A bill from deepest South Jersey’s state Senator Jeff Van Drew (D-1) to expedite the permit process for would-be oyster farmers advanced in committee Thursday after the senator added amendments from one of the state’s most influential environmental groups. The bill would have requiring the state Secretary of Agriculture and Commissioner of Environmental Protection to create a new review process for permits.
“New Jersey has the potential to boost its aquaculture industry and to really grow the production of oysters on our coasts – which we know are loved by seafood connoisseurs across the country and around the world,” said Van Drew, who has argued that New Jersey is missing out on the economic gains other mid-Atlantic states have seen from oyster production.
Van Drew said that the bill will hopefully mitigate the roadblocks applicants face and lead to the state’s first oyster beds. Before the vote, Van Drew had said that the bill was only meant to simplify the bureaucratic process and not roll back environmental protections.
“By improving our permitting processes, we will help to reduce the time and money spent by aquatic farmers who are currently forced to navigate nearly a dozen agencies and bureaus with varying requirements to move their businesses forward,” he said. “This measure would provide a one-stop shop for obtaining permits.”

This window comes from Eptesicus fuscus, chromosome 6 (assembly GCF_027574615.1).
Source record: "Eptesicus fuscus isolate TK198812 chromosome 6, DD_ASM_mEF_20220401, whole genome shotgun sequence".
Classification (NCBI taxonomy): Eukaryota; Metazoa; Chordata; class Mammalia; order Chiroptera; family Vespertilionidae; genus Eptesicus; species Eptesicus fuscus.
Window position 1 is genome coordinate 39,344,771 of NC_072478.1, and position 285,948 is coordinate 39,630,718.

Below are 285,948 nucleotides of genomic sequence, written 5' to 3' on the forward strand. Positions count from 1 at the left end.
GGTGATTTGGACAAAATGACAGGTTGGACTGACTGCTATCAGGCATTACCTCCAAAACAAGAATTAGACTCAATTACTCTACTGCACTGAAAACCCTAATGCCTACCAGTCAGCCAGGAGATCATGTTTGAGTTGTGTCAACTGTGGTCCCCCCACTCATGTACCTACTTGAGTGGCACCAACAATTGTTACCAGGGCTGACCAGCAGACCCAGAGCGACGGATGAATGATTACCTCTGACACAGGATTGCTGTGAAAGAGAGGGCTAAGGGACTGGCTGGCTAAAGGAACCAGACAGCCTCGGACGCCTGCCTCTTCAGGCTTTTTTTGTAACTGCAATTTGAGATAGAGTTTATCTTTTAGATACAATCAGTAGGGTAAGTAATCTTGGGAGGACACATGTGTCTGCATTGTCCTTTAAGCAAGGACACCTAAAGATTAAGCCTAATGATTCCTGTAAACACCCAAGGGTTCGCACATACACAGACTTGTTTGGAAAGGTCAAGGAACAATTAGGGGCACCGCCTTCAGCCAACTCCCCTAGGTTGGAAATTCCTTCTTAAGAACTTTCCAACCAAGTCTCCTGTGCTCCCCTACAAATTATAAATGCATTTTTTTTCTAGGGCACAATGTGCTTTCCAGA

The bills could be a boon for Van Drew’s mostly rural district, which has had more difficulty than other parts of the state in rebounding from the recession of 2008. Members of the Rutgers Institute of Marine and Coastal Sciences estimated at a panel last year that the new oyster beds would generate between $18 and $30 million in revenue.
The New Jersey Sierra Club’s Jeff Tittel, who was prepared to oppose the bills until Van Drew agreed to amendments ensuring that public hearings would still be required. The bill was also amended in committee to ensure certain ecological protections.
“What was a bad bill that would have significant environmental problems has been made much better,” Tittel said. “We were able to get amendments to make sure we protect the environment, while moving aquaculture projects forward. This bill will allow permits without weakening current standards and public input.”
“It will also protect threatened and endangered species like the shorebird red knot and horseshoe crabs. This a small victory for the environment and we are glad that Senator Van Drew was able to make these important amendments.”